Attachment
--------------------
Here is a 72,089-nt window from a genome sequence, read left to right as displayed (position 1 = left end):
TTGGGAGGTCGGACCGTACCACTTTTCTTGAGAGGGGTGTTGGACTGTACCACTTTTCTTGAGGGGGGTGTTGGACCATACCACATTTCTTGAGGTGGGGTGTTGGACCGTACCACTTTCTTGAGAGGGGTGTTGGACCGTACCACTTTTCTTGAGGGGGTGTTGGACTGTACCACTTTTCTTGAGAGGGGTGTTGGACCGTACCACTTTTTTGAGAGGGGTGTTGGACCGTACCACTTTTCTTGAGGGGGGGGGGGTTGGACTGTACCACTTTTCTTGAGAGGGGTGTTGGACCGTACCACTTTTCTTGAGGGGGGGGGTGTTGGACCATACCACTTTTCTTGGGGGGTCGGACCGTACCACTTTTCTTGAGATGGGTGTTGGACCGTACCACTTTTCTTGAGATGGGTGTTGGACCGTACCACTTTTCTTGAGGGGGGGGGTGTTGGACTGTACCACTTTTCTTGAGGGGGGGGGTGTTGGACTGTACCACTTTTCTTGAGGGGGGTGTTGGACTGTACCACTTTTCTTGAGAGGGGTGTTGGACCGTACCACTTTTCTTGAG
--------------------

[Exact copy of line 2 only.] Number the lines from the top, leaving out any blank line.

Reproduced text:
TTGGGAGGTCGGACCGTACCACTTTTCTTGAGAGGGGTGTTGGACTGTACCACTTTTCTTGAGGGGGGTGTTGGACCATACCACATTTCTTGAGGTGGGGTGTTGGACCGTACCACTTTCTTGAGAGGGGTGTTGGACCGTACCACTTTTCTTGAGGGGGTGTTGGACTGTACCACTTTTCTTGAGAGGGGTGTTGGACCGTACCACTTTTTTGAGAGGGGTGTTGGACCGTACCACTTTTCTTGAGGGGGGGGGGGTTGGACTGTACCACTTTTCTTGAGAGGGGTGTTGGACCGTACCACTTTTCTTGAGGGGGGGGGTGTTGGACCATACCACTTTTCTTGGGGGGTCGGACCGTACCACTTTTCTTGAGATGGGTGTTGGACCGTACCACTTTTCTTGAGATGGGTGTTGGACCGTACCACTTTTCTTGAGGGGGGGGGTGTTGGACTGTACCACTTTTCTTGAGGGGGGGGGTGTTGGACTGTACCACTTTTCTTGAGGGGGGTGTTGGACTGTACCACTTTTCTTGAGAGGGGTGTTGGACCGTACCACTTTTCTTGAG